So. Cambodia, holy sh*t. We had a soft beginning, we’re starting to realize. As soon as we crossed the border, the world changed. No more traffic, and the countryside was visible from the road – there were breaks in development! Cambodia is blessed, in our opinion, with a tenth of the population of Vietnam, and the reduced traffic very much compensates for poorer road conditions.
But it rains here, a lot. We didn’t see a day of rain in the delta, and its been torrential every day since we crossed the border.
We arrive after each day of biking covered in mud, soaked, our bikes making noises that they shouldn’t. The noises are worrisome, given that we’ve each fixed our bottom brackets several times now.
The food! We starved the first day because of our dumbfounded confusion. Our hand signals didn’t work any more, and our language was worthless. We started the day with a plate of the spiciest food either of us had ever had, streaking our faces with tears and leaving Alex biking with a burning pile of coal in his stomach. We later sat down to enjoy some “meat”, along with a pile of eggs that Rob thought looked extremely delicious. Not quite. Realized too late that they were duck fetus. The black goo that spilled out, and the orange brainy goodness inside were too much for us on that day – not yet.
The people! We stopped on the side of the road the next day looking for some fresh cane juice, and an hour later the group of Cambodian merrymakers next door had shoved eight beers down each of our throats and hand-fed us fried crickets, boiled snails and snakefish. Afterward, we crawled onto our bikes in the pouring rain and biked, piss-drunk, the final 30km to Phnom Penh.
—Thoughts on the (motor)bike
When we first arrived in SE Asia we were pretty enamored with the flow of traffic in the cities. Impressed by the swerving swarms of motorbikes. But a constant stream of traffic means that there is nowhere to cross a busy street. What we’ve realized now is that the motorbike is almost more antithetical to the pedestrian than the automobile: they can go anywhere and come from any angle. They make the simple act of crossing the street a dangerous undertaking. Seemingly to prove our point, Rob was hit and knocked down yesterday while crossing the road by a motorbike turning the wrong way down a one-way street.
We were originally taken with the ramped curb design that allowed motorbikes to avoid traffic jams by taking to the sidewalks. In Phnom Penh, the sidewalks can be up to 20 ft wide in places, but because of the ramped curbs they are so chock-full of parked cars and motorbikes that you must be a trained contortionist to navigate them, and you are instead forced to walk in the street alongside the whizzing motorbikes. The vast number of walkers in the city’s parks attest to the fact that Cambodians understand the importance of exercise, but it should come as no surprise that no one walks in Phnom Penh. A cultural impasse?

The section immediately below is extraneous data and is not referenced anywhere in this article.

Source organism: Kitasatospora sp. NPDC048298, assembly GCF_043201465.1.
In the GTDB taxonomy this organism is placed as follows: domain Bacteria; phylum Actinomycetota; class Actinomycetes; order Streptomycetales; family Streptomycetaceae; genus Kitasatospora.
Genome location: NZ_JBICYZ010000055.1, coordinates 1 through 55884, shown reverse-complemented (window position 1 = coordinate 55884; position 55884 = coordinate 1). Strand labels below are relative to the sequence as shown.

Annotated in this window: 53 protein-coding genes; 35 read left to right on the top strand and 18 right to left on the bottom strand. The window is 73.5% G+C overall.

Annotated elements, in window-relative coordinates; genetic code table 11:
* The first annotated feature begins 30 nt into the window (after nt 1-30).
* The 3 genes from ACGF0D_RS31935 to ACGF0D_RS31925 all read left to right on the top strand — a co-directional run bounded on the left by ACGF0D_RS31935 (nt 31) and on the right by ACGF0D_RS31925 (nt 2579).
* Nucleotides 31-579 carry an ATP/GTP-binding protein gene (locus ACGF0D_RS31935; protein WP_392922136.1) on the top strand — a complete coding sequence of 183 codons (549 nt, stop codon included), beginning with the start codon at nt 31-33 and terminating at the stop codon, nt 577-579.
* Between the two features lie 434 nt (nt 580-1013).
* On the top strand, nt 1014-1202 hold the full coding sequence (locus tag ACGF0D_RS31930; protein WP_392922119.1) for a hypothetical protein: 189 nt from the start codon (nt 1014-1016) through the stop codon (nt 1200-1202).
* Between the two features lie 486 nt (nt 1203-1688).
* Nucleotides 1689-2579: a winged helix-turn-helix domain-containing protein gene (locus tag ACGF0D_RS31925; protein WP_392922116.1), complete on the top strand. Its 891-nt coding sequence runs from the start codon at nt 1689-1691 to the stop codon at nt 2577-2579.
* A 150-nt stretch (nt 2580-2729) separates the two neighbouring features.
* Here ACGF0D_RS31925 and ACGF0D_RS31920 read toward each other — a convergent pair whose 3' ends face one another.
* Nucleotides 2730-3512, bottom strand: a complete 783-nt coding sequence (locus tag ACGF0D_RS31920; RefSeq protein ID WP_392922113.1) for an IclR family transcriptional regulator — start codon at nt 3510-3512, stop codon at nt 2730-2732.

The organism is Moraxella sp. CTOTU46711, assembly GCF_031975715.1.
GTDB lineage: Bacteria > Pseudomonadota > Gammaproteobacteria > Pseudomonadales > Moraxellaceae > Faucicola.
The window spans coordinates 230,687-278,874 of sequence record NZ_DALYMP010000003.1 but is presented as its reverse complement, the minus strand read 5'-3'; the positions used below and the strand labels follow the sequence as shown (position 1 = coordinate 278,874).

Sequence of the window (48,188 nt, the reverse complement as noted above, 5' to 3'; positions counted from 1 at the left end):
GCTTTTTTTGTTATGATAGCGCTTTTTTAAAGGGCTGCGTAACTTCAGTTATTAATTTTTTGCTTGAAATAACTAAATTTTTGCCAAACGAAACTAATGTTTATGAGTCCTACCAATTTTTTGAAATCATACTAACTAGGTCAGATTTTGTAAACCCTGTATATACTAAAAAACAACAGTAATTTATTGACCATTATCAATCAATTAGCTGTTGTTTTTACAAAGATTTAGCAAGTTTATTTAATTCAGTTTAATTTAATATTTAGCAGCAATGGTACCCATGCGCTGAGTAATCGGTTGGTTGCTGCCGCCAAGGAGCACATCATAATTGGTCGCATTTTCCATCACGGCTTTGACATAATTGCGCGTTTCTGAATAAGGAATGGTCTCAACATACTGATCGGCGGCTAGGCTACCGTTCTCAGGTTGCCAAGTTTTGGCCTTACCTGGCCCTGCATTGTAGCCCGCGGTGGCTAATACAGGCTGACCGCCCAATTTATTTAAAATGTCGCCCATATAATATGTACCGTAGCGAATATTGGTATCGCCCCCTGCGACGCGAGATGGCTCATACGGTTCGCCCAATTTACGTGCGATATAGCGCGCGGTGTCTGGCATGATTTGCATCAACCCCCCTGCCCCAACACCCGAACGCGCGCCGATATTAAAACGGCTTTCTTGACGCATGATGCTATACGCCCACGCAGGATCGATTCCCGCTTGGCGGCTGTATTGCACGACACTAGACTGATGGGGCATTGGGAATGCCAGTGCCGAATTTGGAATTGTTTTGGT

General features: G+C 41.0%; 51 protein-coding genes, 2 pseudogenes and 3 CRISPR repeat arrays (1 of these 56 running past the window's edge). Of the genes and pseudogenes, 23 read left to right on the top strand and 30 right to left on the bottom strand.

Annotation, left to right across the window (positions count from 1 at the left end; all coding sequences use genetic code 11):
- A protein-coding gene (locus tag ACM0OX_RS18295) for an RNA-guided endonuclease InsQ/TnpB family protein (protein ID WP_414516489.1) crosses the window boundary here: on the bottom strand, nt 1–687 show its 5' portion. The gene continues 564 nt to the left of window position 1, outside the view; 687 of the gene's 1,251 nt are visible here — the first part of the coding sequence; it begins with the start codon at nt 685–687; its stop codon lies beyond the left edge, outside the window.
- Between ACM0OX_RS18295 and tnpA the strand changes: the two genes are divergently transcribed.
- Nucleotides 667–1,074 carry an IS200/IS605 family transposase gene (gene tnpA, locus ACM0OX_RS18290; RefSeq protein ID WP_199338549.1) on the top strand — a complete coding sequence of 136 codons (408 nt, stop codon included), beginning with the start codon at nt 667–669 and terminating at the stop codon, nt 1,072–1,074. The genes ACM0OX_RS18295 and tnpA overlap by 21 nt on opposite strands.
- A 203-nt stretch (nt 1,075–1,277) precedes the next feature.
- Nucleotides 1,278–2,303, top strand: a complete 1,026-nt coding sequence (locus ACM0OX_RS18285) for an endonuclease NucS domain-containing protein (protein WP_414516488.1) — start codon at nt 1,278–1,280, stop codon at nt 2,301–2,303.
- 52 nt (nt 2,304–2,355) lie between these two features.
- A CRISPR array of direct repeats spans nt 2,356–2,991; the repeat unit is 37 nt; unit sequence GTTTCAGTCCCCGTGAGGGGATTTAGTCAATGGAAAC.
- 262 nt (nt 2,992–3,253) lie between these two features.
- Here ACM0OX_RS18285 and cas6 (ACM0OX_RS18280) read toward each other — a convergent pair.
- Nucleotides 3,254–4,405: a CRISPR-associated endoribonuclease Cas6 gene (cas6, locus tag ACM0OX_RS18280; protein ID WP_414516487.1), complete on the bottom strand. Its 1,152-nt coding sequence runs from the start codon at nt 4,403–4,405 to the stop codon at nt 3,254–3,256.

It truly does all come down to culture. The motorbike, much like the car in the U.S., has become a status symbol, the easy and visible way to show the world that, “yes, I have made it.” Our friend Tho in HCMC remarked that Vietnamese often have several motorbikes, “One for work, and a nicer one for going out.” Walking back from the river yesterday alongside a constant stream of engines spewing dirty exhaust, our mission seemed pretty hopeless. How are we to compete with the entrenched cultural norms of billions of people in the world’s fastest growing economies? Even if we were successful in changing hearts and minds back home in the U.S., would that even make a dent on a global scale?
This sparked a deeper discussion as to the roots of the motorbike in contemporary Cambodian culture. Is it truly a necessary function of an industrializing economy to undergo the “growing pains” of an adolescent obsession with the internal combustion engine before realizing its negative effects? Is it possible to move beyond this obsession? We look to Europe as an example, but do so with caution, knowing the vast historical, cultural and environmental differences.